According to Mount Royal University in 2011-2012, 82 per cent of graduates landed a job in a field related to their degree — but is that still the case?
On Mar. 12, 2017 CBC published an online article called, “‘The millennial side hustle,’ not stable job, is the new reality for university grads.” A headline that could be frightening for students who are spending at least tens of thousands of dollars to receive a university degree.
Let’s take a look at how you can make the most out of your university education and ensure you get experience to find a job.
If you’re working towards a specialized degree, it definitely narrows the playing field when it comes to different jobs. If the major sounds like a job description, then it might be too narrow and will lead to you having difficulty landing a job in other fields if you later choose to switch careers.
TIME Magazine suggests “very few students pursue just one career throughout the course of their working years. A broader degree, like business management, will ultimately benefit you if your goals change later in life.”
But, if a specific job is all you want and you’re certain a specialized major is a perfect fit for you, then that’s great! At least you know the skills you learn will most likely be put to good use.
If you are in a specific field that requires you to share your work with employers, like journalism, marketing, and many others, you should make sure to begin working on and expanding your portfolio early on in your degree.
Internships and building a portfolio
Take your learning outside of the classroom. If you want to be successful in business, journalism, teaching, or other fields, then you should go out and try to get experience. Nobody has ever said that your education is limited to what you learn from your professors.
You can job shadow somebody, volunteer, and pursue some of your passions to get yourself ahead in the game.
There are many internships that are available and many employers looking for young employees to bring new and fresh ideas to the table. There are even people out there that would love to mentor students in related fields. Do some research and reach out to people in jobs that interest you. They might even be willing to meet you for a coffee.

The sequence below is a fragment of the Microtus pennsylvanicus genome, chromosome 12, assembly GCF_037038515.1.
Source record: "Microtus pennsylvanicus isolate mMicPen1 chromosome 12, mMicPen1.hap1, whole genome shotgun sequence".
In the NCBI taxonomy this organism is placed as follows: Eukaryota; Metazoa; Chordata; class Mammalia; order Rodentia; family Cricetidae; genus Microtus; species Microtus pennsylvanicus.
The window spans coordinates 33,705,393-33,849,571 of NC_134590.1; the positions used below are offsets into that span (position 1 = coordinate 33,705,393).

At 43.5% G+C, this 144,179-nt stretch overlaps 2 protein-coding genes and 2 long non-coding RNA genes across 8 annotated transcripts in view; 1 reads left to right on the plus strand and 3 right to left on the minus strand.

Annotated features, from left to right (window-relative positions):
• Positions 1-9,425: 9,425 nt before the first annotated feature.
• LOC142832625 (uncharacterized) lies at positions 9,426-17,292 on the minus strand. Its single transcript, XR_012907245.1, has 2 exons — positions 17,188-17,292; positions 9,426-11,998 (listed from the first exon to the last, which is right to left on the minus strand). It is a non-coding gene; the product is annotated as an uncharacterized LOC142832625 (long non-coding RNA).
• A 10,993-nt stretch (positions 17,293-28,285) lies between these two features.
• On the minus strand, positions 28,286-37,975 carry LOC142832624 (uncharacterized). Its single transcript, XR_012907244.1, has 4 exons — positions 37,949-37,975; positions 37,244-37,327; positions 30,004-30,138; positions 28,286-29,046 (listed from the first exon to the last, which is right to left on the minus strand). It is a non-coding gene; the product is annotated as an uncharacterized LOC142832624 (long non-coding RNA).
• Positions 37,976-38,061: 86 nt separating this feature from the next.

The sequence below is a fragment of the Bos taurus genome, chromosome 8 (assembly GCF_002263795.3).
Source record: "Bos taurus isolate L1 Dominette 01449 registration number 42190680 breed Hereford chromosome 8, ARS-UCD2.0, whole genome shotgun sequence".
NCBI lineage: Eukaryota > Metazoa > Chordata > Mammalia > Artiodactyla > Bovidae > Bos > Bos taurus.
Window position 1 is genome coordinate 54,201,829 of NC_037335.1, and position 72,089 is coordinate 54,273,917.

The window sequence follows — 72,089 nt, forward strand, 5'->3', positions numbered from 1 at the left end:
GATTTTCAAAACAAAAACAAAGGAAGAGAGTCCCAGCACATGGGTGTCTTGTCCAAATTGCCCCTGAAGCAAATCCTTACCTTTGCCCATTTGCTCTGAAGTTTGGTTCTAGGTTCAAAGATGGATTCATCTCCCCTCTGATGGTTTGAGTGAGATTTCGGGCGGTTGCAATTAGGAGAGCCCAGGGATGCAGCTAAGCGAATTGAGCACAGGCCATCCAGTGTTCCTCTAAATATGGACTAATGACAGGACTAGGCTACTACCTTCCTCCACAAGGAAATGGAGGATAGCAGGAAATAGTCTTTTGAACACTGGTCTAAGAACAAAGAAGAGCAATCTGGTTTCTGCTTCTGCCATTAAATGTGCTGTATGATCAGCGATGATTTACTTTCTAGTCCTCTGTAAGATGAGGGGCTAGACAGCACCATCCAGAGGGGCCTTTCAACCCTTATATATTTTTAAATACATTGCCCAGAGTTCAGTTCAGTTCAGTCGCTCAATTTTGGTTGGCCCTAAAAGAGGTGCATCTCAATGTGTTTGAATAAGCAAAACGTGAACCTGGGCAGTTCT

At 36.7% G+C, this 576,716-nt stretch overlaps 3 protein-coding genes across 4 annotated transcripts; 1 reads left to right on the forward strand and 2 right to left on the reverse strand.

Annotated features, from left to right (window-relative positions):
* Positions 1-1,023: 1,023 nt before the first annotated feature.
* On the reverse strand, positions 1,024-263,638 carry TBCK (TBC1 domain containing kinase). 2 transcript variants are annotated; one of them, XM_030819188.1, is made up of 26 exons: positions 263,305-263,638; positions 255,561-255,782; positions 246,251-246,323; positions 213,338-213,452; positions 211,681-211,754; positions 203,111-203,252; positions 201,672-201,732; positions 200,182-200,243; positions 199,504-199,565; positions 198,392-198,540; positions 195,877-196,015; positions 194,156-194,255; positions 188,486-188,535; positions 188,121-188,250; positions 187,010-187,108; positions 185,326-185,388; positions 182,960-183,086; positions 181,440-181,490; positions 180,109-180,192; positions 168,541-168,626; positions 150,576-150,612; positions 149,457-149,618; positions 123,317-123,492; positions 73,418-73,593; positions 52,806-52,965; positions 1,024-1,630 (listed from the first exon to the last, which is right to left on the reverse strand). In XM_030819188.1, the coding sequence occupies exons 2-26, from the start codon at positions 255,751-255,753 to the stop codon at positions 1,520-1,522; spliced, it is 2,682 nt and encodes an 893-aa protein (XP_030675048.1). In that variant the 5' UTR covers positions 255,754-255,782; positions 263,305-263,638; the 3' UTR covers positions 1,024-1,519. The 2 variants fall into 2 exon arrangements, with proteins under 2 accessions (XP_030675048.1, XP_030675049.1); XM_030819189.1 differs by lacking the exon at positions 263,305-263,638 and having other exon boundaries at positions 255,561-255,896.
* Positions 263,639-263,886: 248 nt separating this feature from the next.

Experience will always look great on a resume. Employers love experience and it is always beneficial to have lots to talk about in an interview.
Choosing classes and taking a minor
Choosing your courses can be a difficult task.
But, it can also be fun! Take the time to read what classes are available and which ones can fit into your schedule. Sometimes broadening your horizons and choosing diverse classes can open new doors — especially if you’re unsure what you want to do.
Interested in politics? Try out a political science course. Maybe you have a passion for science and really want to know how things work. Try a general science course. There are so many options available to you and you are not limited to studying one thing.
“If your field is naturally very broad, then by all means select courses that involve different specialties,” suggests TIME Magazine.
If you are taking a major, definitely look at applying for a minor in something. You have to fulfill those pesky general education courses anyways, so you might as well make them count for something that gives you more experience.
According to Mount Royal’s website, a minor can be quite valuable. It can “broaden your knowledge through a comprehensive general education requirement as part of your degree studies.
“You’ll gain exposure to a range of ideas and academic disciplines as well as skills essential to succeed at Mount Royal, in the workplace and in everyday life,” it adds.
The purpose of getting a minor is to round out your education and take the opportunity to try something else which can be related or unrelated to your degree.
As you can see, there are a few ways to make the most out of your degree or program. You just have to be willing to put in some extra work to make the most of it.
If you take the time to do some research, you can find plenty of opportunities to enhance your education. Set up meetings with advisors and see what they have to say about landing jobs after your program.
Take your education outside of the classroom and put your skills and knowledge to the test.